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  • Protein deubiquitination is becoming increasingly


    Protein deubiquitination is becoming increasingly instrumental in understanding the complexities of the Ub system. Adding to this complexity is the discovery of bacterial effectors with DUB activity that have structurally adapted themselves to interfere with the eukaryotic Ub system (Pruneda et al., 2016). As more and more DUBs are being discovered, it has become imperative to characterize both their selectivity toward Ub and Ub-like modifiers and their preference toward specific types of Ub–Ub lysine linkages.
    DUB regulation: background and overview Conjugation of ubiquitin and ubiquitin-like molecules (Ubl) (Box 1) to lysines of target proteins represents a major type of PTM that regulates countless processes in eukaryotes [1]. These modifications are catalyzed by an enzymatic cascade involving E1 activating enzymes, E2 conjugating enzymes, and E3 ligases (Box 2). Many different types of Ub/Ubl modification exist, because targets can be monoubiquitylated or modified with a variety of polyubiquitin chains (Box 3) that can each have different signaling outcomes. Ubiquitin signals have profound cellular effects and, therefore, conjugation events are kept in check by ubiquitin deconjugation. This function is performed by a specialized class of isopeptidases called DUBs, which hydrolyze the isopeptide bond between ubiquitin and the target proteins 2, 3. Five different DUB families have been identified: ubiquitin C-terminal hydrolase (UCH), ubiquitin specific protease (USP), ovarian tumor (OTU), Machado-Joseph disease (MJD); and Jab1/Mpn/Mov34 (JAMM) (Box 4). All of these are cysteine isopeptidases except the JAMM family members, which have metallo-isopeptidase activity [3]. Due to their critical role in cellular functions, deregulation of Adriamycin of the ubiquitin system is important in cancer, infectious, and neurological diseases 4, 5, 6. Hence, there is an increasing interest in targeting these molecules pharmaceutically. Given that E2 conjugating enzymes and most E3 ligases lack distinct catalytic clefts, approaches to therapeutic intervention currently focus on DUBs [7]. In the cell, the activity of degrading enzymes is carefully controlled. This has long been known for peptidases, the distant cousins of DUBs, which are tightly regulated not only through production as inactive enzymes (zymogens), but also through proteinaceous inhibitors and elaborate activation cascades to prevent aberrant proteolysis [8]. This tight control is essential, because unscheduled activation can be disastrous for the cell. It is gradually becoming clear that this is also true for DUB isopeptidases. The need to regulate DUB activity can be explained by the large number of ubiquitin conjugates in cells. Without proper regulation, DUBs could unspecifically hydrolyze any ubiquitin conjugate that they encounter, potentially deregulating cellular physiology. The general roles of DUBs and their target and chain specificity have been discussed elsewhere 3, 9, 10. Here, we discuss the emerging themes in regulation of DUBs at the protein level. We distinguish different ‘layers’ of DUB regulation and describe how they affect activity (Figure 1). After examination of the individual layers, we analyze how these different mechanisms can cooperate. Although our list of examples is not exhaustive (Table 1), it provides a good basis for discussing the different layers of DUB regulation.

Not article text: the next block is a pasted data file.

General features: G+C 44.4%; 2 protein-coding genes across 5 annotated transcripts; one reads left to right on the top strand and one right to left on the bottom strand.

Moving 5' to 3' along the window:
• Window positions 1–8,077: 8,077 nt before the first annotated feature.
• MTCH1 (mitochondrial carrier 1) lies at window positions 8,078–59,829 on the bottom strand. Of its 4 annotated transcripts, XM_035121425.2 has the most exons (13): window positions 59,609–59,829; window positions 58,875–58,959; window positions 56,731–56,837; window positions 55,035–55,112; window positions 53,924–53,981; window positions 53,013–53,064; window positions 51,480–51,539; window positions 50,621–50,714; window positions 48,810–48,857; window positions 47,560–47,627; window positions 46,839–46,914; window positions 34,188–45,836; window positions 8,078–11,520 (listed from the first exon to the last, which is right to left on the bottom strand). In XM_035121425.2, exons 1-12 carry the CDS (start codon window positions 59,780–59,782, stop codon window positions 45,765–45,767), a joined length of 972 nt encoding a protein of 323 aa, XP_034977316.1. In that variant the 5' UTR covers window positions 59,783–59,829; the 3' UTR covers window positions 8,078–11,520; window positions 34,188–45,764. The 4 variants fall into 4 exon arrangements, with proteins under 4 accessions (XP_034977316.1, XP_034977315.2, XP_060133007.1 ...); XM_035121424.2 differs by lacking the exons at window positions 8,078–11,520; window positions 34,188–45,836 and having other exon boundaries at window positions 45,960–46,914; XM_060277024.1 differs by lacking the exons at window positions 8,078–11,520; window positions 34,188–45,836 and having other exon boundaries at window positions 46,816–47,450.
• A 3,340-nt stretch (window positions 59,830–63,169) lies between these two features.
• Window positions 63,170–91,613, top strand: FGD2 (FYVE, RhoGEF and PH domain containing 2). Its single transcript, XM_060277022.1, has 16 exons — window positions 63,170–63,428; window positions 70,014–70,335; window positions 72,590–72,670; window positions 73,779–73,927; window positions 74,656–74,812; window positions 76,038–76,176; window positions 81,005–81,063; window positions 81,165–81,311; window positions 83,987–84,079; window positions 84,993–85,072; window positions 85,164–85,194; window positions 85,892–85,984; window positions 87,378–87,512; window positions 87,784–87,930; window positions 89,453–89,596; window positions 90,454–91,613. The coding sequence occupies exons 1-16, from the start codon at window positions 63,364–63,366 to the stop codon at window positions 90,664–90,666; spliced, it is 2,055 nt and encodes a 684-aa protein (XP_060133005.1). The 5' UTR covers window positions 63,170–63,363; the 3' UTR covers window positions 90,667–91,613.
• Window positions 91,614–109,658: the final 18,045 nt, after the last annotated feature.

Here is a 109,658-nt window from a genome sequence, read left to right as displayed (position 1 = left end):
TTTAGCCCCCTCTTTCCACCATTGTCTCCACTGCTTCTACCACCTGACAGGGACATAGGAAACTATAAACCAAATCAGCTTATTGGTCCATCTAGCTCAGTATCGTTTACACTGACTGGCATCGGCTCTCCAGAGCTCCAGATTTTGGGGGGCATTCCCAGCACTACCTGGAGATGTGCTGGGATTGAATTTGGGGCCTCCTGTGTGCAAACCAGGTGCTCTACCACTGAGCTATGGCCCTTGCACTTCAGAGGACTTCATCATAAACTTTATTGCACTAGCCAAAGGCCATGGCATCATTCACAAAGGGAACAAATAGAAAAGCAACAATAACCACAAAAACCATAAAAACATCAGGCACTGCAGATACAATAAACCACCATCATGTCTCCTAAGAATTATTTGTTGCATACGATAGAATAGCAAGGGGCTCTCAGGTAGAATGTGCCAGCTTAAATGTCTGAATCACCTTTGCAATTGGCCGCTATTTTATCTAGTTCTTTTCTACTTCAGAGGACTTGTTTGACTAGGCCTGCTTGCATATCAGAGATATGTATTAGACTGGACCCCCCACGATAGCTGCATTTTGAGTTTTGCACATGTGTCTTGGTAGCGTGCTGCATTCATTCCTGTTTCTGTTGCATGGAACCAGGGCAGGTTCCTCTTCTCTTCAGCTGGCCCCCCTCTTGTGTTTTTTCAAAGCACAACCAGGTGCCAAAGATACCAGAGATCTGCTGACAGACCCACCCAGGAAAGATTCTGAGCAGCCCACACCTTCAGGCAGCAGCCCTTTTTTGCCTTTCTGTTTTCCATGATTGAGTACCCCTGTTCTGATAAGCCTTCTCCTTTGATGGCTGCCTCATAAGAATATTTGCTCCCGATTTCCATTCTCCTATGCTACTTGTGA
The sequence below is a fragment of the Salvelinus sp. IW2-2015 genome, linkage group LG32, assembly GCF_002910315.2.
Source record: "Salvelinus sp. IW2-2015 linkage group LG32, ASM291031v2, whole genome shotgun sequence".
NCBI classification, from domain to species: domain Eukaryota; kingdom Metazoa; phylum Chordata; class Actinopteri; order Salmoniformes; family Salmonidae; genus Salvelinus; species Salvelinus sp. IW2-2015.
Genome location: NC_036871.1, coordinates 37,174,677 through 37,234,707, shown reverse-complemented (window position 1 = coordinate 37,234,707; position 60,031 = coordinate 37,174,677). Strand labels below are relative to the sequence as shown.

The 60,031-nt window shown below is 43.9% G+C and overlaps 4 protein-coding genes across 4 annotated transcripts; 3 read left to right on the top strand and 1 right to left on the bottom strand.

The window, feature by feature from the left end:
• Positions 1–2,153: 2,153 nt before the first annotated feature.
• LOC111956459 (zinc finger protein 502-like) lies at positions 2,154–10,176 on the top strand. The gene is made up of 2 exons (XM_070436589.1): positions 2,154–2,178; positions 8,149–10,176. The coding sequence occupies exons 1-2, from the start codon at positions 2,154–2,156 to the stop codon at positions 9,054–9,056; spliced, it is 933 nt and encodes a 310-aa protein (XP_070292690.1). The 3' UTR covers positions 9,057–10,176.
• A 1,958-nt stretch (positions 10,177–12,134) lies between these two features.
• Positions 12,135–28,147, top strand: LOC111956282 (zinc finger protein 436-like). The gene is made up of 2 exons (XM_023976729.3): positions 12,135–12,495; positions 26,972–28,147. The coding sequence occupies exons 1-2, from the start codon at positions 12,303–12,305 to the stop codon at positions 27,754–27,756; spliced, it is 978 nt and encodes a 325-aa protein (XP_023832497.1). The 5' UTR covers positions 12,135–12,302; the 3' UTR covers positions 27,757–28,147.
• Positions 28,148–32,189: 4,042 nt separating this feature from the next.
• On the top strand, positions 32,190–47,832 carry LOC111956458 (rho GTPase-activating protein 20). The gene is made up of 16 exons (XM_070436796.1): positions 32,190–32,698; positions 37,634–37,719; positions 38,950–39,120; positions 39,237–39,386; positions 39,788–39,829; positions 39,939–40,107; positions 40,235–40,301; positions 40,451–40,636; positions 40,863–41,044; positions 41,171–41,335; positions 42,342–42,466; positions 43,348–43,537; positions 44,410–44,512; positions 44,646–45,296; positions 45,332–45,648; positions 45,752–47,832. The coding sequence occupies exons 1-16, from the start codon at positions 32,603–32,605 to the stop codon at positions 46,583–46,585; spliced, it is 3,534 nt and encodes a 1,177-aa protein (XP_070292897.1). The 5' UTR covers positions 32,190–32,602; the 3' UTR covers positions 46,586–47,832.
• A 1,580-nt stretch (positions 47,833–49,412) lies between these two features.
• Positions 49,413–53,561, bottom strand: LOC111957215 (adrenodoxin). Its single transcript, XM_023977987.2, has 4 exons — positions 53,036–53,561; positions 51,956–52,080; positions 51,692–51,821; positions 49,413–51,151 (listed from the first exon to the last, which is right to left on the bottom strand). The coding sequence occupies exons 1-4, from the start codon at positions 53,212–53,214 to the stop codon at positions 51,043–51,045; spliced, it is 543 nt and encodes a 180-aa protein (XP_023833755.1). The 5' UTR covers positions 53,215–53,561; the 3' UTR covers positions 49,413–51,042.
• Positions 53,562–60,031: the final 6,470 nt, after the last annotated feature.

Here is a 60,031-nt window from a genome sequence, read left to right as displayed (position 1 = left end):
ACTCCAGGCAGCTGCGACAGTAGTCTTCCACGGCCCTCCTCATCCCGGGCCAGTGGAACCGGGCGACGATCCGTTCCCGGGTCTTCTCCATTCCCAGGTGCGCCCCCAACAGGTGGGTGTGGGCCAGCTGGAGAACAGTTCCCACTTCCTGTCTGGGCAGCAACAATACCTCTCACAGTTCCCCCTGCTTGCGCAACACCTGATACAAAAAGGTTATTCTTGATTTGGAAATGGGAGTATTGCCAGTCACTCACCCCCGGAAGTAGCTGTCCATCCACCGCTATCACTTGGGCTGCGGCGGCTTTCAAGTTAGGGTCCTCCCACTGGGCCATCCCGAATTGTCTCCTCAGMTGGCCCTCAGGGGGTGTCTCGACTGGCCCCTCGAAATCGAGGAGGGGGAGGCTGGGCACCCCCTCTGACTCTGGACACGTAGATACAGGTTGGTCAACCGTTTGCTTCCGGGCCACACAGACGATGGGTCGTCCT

Cellular and target recruitment In Figure 1, we present a simplified classification of the different layers of DUB regulation. The first layer we discuss is that of DUB recruitment factors. Guiding the almost 100 DUBs encoded in the human genome to their relevant substrates and pathways is crucial for cellular physiology because it insulates DUBs from unwanted interactions and the cell from spurious activity. It can be mediated by distinct regions within the enzyme or by external factors: For instance, the Ubl domain of ubiquitin-specific protease 14 (USP14) recruits it to the proteasome, where its activity is increased 500-fold [11]. The endosomal protein signal transducing adaptor molecule (STAM) recruits the DUBs AMSH (associated molecule with an Src3 homology domain of STAM) and USP8 to the endosome pathway by interacting with an SRC homology 3 (SH3)-binding motif or MIT domain (microtubule interacting and transport), respectively 12, 13.